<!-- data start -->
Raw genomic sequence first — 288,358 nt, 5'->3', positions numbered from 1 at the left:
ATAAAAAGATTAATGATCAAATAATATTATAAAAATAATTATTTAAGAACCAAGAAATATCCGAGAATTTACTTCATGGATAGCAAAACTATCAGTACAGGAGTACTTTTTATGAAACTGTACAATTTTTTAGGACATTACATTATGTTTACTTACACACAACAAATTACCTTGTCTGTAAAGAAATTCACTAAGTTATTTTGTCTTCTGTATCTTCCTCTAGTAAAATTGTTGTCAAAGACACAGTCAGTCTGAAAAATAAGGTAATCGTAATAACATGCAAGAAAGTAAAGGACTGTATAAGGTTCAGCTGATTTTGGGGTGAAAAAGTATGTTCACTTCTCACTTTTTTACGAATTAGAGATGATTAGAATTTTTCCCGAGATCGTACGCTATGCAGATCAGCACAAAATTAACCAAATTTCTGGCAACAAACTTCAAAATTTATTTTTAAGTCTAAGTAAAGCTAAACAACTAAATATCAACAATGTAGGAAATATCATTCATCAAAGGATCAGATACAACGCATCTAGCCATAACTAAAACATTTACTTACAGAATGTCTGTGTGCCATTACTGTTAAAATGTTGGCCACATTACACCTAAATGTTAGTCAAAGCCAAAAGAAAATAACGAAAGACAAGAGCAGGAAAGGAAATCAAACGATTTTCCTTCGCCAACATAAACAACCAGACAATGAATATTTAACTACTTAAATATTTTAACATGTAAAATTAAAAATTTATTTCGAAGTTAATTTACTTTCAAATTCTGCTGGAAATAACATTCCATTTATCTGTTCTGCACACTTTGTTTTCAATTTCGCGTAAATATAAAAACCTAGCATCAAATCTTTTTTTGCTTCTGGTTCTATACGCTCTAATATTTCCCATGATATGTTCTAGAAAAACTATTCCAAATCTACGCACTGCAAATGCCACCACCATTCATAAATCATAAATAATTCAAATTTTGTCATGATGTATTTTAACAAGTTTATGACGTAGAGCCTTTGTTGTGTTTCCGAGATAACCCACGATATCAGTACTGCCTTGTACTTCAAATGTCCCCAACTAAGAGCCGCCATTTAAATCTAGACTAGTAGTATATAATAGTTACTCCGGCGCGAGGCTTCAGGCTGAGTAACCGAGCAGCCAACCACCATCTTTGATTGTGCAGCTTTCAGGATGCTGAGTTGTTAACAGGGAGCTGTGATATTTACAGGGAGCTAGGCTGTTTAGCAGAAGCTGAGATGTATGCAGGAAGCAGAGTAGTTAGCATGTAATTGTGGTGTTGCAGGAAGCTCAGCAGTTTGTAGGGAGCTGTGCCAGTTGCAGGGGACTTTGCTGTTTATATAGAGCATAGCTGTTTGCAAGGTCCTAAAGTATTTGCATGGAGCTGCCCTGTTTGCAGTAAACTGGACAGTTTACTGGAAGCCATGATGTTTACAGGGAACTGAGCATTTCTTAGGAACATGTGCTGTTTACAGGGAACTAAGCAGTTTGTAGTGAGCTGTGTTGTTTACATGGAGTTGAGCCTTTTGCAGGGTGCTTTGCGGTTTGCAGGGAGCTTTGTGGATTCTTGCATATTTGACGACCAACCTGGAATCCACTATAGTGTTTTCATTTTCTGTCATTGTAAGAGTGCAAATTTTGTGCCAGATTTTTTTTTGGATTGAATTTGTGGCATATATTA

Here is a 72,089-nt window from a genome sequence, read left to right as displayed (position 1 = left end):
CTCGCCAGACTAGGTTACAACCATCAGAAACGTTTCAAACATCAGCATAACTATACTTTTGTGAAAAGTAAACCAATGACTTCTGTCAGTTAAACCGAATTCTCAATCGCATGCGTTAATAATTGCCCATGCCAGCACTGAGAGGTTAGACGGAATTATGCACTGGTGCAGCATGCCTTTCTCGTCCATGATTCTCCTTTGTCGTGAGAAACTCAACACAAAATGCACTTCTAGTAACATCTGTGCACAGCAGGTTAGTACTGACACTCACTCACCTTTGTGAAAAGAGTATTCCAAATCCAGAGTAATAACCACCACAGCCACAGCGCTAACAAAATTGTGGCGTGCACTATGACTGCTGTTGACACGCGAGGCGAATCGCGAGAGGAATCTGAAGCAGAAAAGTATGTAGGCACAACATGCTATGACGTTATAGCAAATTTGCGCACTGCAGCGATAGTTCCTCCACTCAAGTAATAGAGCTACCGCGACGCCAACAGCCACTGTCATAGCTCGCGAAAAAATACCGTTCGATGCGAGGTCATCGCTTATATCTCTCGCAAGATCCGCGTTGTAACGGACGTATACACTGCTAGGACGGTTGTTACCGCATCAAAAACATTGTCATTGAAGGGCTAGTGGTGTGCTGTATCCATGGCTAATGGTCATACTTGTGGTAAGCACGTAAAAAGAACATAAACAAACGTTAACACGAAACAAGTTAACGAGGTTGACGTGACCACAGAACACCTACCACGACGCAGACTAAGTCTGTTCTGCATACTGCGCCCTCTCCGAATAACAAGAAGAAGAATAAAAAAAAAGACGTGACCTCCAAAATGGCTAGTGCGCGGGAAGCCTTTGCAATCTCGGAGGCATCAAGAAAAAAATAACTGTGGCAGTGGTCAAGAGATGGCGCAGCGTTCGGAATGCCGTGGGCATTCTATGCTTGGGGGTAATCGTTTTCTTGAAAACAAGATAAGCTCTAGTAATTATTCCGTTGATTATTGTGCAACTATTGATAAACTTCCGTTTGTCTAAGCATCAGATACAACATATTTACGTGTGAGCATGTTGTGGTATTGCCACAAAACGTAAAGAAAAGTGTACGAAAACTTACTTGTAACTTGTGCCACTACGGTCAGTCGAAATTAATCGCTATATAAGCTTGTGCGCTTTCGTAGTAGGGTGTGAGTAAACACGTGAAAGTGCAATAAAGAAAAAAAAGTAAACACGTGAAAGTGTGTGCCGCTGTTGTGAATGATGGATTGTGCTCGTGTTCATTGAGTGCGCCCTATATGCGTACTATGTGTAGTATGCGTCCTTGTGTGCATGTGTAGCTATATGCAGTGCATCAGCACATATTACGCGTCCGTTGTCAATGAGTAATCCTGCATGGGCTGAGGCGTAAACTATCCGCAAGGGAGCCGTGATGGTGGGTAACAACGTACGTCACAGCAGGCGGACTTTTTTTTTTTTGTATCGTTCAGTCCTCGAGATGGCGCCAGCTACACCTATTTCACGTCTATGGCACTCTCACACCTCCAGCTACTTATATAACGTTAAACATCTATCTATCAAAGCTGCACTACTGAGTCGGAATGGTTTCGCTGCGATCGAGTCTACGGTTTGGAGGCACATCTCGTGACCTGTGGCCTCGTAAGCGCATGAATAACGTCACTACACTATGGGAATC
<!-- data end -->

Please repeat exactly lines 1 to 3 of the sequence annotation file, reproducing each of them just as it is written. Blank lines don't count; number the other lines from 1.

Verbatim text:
Raw genomic sequence first — 288,358 nt, 5'->3', positions numbered from 1 at the left:
ATAAAAAGATTAATGATCAAATAATATTATAAAAATAATTATTTAAGAACCAAGAAATATCCGAGAATTTACTTCATGGATAGCAAAACTATCAGTACAGGAGTACTTTTTATGAAACTGTACAATTTTTTAGGACATTACATTATGTTTACTTACACACAACAAATTACCTTGTCTGTAAAGAAATTCACTAAGTTATTTTGTCTTCTGTATCTTCCTCTAGTAAAATTGTTGTCAAAGACACAGTCAGTCTGAAAAATAAGGTAATCGTAATAACATGCAAGAAAGTAAAGGACTGTATAAGGTTCAGCTGATTTTGGGGTGAAAAAGTATGTTCACTTCTCACTTTTTTACGAATTAGAGATGATTAGAATTTTTCCCGAGATCGTACGCTATGCAGATCAGCACAAAATTAACCAAATTTCTGGCAACAAACTTCAAAATTTATTTTTAAGTCTAAGTAAAGCTAAACAACTAAATATCAACAATGTAGGAAATATCATTCATCAAAGGATCAGATACAACGCATCTAGCCATAACTAAAACATTTACTTACAGAATGTCTGTGTGCCATTACTGTTAAAATGTTGGCCACATTACACCTAAATGTTAGTCAAAGCCAAAAGAAAATAACGAAAGACAAGAGCAGGAAAGGAAATCAAACGATTTTCCTTCGCCAACATAAACAACCAGACAATGAATATTTAACTACTTAAATATTTTAACATGTAAAATTAAAAATTTATTTCGAAGTTAATTTACTTTCAAATTCTGCTGGAAATAACATTCCATTTATCTGTTCTGCACACTTTGTTTTCAATTTCGCGTAAATATAAAAACCTAGCATCAAATCTTTTTTTGCTTCTGGTTCTATACGCTCTAATATTTCCCATGATATGTTCTAGAAAAACTATTCCAAATCTACGCACTGCAAATGCCACCACCATTCATAAATCATAAATAATTCAAATTTTGTCATGATGTATTTTAACAAGTTTATGACGTAGAGCCTTTGTTGTGTTTCCGAGATAACCCACGATATCAGTACTGCCTTGTACTTCAAATGTCCCCAACTAAGAGCCGCCATTTAAATCTAGACTAGTAGTATATAATAGTTACTCCGGCGCGAGGCTTCAGGCTGAGTAACCGAGCAGCCAACCACCATCTTTGATTGTGCAGCTTTCAGGATGCTGAGTTGTTAACAGGGAGCTGTGATATTTACAGGGAGCTAGGCTGTTTAGCAGAAGCTGAGATGTATGCAGGAAGCAGAGTAGTTAGCATGTAATTGTGGTGTTGCAGGAAGCTCAGCAGTTTGTAGGGAGCTGTGCCAGTTGCAGGGGACTTTGCTGTTTATATAGAGCATAGCTGTTTGCAAGGTCCTAAAGTATTTGCATGGAGCTGCCCTGTTTGCAGTAAACTGGACAGTTTACTGGAAGCCATGATGTTTACAGGGAACTGAGCATTTCTTAGGAACATGTGCTGTTTACAGGGAACTAAGCAGTTTGTAGTGAGCTGTGTTGTTTACATGGAGTTGAGCCTTTTGCAGGGTGCTTTGCGGTTTGCAGGGAGCTTTGTGGATTCTTGCATATTTGACGACCAACCTGGAATCCACTATAGTGTTTTCATTTTCTGTCATTGTAAGAGTGCAAATTTTGTGCCAGATTTTTTTTTGGATTGAATTTGTGGCATATATTA

Here is a 72,089-nt window from a genome sequence, read left to right as displayed (position 1 = left end):